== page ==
25 Nissen S et al. JAMA 2004;292:2217-26. Blood Pressure Evidence: Secondary Prevention Comparison of Amlodipine vs Enalapril to Limit Occurrences of Thrombosis (CAMELOT) Trial *Includes CV death, MI, cardiac arrest, coronary revascularization, hospitalization for HF or angina pectoris, stroke, TIA, development of PAD CV event rate* 0 0.25 0.20 0.10 0.05 6121824 0.15 0 Placebo Amlodipine Enalapril Months Follow-up BP (mmHg) 125/77 124/77 130/78 BP=Blood pressure, CAD=Coronary artery disease, CV=Cardiovascular, DBP=Diastolic blood pressure, HF=Heart failure, MI=Myocardial infarction, PAD=Peripheral arterial disease, TIA=Transient ischemic attack 1,991 patients with CAD and a DBP <100 mmHg randomized to amloidipine (10 mg), enalapril (20 mg), or placebo for 2 years A BP <130/80 mmHg is associated with fewer CV events

26 A -blocker in all patients following a MI. A beta-blocker in all patients with LVSD. A -blocker in those with other forms of CV disease or DM, unless contraindicated. *Relative contraindications include asthma, chronic obstructive pulmonary disease, insulin dependent diabetes mellitus, severe peripheral arterial disease, and a PR interval >0.24 seconds. CV=Cardiovascular, DM=Diabetes mellitus, LVSD=Left ventricular systolic dysfunction, MI=Myocardial infarction -blocker Recommendations* -blocker Recommendations* Secondary Prevention

27 Phase of Treatment Acute treatment Secondary prevention Overall Total # Patients 28,970 24,298 53,268 0.51.02.0 RR of death -blocker better RR (95% CI) Placebo better 0.87 (0.77-0.98) 0.77 (0.70-0.84) 0.81 (0.75-0.87) -blocker Evidence: Secondary Prevention -blocker Evidence: Secondary Prevention Antman E, Braunwald E. Acute Myocardial Infarction. In: Braunwald E, Zipes DP, Libby P, eds. Heart Disease: A textbook of Cardiovascular Medicine, 6th ed., Philadelphia, PA: W.B. Sanders, 2001, 1168. Summary of Secondary Prevention Trials of -blocker Therapy CI=Confidence interval, RR=Relative risk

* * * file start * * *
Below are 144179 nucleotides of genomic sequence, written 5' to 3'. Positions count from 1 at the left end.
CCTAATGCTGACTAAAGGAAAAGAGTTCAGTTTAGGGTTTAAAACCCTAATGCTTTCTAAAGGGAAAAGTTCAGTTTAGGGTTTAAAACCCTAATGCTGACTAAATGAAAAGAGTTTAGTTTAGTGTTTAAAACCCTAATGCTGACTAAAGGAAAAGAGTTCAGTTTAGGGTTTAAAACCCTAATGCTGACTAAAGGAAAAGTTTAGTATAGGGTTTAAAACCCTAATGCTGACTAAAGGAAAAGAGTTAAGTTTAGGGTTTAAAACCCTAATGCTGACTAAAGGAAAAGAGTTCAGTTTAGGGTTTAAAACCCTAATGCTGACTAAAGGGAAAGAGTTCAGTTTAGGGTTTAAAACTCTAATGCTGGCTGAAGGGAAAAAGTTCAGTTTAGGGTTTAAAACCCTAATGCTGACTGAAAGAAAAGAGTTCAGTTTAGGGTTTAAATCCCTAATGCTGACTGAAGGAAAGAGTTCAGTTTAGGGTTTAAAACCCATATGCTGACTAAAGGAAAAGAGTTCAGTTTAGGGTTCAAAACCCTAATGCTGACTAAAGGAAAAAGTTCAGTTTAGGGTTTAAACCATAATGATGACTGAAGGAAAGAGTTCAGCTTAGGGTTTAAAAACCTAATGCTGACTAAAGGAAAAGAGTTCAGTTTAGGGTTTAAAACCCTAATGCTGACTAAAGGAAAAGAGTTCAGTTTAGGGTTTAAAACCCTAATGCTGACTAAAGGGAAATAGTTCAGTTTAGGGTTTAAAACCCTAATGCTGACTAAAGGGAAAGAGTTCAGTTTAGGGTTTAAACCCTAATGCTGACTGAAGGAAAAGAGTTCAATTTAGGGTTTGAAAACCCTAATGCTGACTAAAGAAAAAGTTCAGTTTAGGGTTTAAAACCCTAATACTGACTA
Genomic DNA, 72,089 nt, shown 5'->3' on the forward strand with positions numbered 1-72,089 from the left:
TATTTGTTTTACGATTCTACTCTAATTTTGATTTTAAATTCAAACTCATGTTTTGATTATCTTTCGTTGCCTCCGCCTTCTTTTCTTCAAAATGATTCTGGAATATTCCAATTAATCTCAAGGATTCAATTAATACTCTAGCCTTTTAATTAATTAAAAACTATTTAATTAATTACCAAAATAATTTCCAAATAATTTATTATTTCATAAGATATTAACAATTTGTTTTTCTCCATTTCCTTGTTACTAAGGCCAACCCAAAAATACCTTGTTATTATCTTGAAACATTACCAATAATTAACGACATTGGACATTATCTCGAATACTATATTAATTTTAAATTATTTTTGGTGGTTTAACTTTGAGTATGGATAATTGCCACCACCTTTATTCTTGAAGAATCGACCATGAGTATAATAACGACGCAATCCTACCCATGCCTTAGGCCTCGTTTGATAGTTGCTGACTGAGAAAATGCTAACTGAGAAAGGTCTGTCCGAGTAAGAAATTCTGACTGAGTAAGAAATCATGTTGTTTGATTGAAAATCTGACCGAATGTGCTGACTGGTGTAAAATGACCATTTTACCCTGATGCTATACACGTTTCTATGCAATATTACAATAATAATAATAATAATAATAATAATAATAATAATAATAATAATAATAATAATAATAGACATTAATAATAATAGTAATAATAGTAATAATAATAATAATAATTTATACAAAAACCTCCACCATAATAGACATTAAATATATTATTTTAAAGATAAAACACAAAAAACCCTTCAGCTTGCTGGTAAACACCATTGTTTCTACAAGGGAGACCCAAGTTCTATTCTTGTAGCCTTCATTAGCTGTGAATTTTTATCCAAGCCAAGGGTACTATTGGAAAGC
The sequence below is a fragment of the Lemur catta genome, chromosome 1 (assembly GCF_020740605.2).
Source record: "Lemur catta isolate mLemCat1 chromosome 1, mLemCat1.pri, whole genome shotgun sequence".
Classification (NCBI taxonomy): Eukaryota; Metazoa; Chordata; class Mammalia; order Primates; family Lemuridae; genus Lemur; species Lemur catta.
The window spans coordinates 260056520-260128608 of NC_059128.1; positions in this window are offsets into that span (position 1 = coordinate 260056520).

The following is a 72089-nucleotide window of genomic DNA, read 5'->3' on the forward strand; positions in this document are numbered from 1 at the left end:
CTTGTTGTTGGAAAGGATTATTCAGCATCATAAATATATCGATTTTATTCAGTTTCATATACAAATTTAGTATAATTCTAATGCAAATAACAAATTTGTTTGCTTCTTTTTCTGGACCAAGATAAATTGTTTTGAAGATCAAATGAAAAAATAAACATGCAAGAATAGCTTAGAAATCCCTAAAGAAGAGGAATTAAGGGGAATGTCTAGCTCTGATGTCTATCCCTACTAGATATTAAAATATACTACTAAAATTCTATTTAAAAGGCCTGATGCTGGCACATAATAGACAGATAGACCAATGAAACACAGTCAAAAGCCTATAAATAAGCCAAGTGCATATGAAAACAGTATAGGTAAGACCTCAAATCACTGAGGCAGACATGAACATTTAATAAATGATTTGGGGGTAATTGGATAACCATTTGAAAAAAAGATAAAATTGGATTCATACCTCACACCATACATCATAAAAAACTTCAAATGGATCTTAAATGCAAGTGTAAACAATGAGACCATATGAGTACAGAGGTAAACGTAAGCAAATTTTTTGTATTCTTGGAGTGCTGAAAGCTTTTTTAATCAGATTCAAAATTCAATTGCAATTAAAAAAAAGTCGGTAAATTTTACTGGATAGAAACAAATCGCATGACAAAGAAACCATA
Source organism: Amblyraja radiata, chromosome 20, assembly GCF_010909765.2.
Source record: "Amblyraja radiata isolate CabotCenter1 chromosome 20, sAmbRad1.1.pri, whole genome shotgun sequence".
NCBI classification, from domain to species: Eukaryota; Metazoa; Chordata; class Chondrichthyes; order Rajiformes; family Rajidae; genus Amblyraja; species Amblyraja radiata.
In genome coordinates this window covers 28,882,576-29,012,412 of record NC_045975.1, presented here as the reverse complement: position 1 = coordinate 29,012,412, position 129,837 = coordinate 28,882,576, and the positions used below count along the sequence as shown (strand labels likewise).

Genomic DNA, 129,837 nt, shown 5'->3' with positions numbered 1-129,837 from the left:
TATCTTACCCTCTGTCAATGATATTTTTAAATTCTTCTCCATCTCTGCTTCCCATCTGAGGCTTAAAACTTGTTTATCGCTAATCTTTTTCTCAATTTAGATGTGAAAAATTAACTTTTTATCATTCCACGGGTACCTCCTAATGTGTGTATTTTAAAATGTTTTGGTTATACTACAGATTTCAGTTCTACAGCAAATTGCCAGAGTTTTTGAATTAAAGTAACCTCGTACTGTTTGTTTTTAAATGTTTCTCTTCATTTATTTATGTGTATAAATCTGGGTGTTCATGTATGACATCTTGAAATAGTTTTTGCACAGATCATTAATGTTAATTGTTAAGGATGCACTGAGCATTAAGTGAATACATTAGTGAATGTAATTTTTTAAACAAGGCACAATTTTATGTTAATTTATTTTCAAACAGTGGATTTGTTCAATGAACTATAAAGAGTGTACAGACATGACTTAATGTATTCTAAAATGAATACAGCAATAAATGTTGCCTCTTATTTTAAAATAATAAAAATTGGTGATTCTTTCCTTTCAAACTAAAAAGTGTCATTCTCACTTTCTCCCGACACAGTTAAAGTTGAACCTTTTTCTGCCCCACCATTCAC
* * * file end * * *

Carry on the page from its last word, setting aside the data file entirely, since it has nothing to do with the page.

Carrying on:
28 Secondary Prevention Cholesterol Management Guidelines Restriction of saturated fat (<7% of total calories) and cholesterol (<200 mg/day) in all patients. Promotion of daily physical activity and weight management in all patients. Increase in -3 fatty acid consumption in all patients. LDL-C=Low density lipoprotein cholesterol

29 Secondary Prevention Cholesterol Management Guidelines (Continued) Initiation or intensification of LDL-C lowering drug therapy in those with a baseline or on- treatment LDL-C level >100 mg/dl. Initiation of LDL-C lowering drug therapy in those with a baseline LDL-C level <100 mg/dl based on clinical judgment. LDL-C=Low density lipoprotein cholesterol

30 Cholesterol Management Guidelines (Continued) Goals Recommendations As set forth by the Adult Treatment Panel III (ATP III) National Cholesterol Education Program (NCEP) Obtain a fasting lipid profile in all patients. For those with a myocardial infarction, a fasting lipid profile should be obtained within 24 hrs of admission. Start therapeutic lifestyle changes in all patients, including: Reduced intakes of saturated fats (<7% of total calories) and cholesterol (<200 mg/day) Addition of plant stanols/sterols (2 g/day) and viscous fiber (10-25 g/day) to enhance LDL-C lowering Weight reduction Increased physical activity Expert Panel on Detection, Evaluation, and Treatment of High Blood Cholesterol in Adults. JAMA 2001;285:2486.

31 Cholesterol Management Guidelines (Continued) Goals Recommendations As set forth by the Adult Treatment Panel III (ATP III) National Cholesterol Education Program (NCEP) For primary and secondary prevention, HMG-coA reductase inhibitors (statins) should be first-line in order to achieve the LDL-C goal. For those that remain above the LDL-C goal, statin therapy should be intensified along with the addition of a second LDL-C lowering agent if needed. If the TG level is >150 mg/dl or HDL-C level is <40 mg/dl, emphasize weight management, physical activity, and smoking cessation. If the TG level is 200-499 mg/dl after initiation of LDL-C lowering therapy, consider adding nicotinic acid or a fibrate. If the TG level is >500 mg/dl, consider adding nicotinic acid or a fibrate before LDL-C lowering therapy. Expert Panel on Detection, Evaluation, and Treatment of High Blood Cholesterol in Adults. JAMA 2001;285:2486. TG=Triglyceride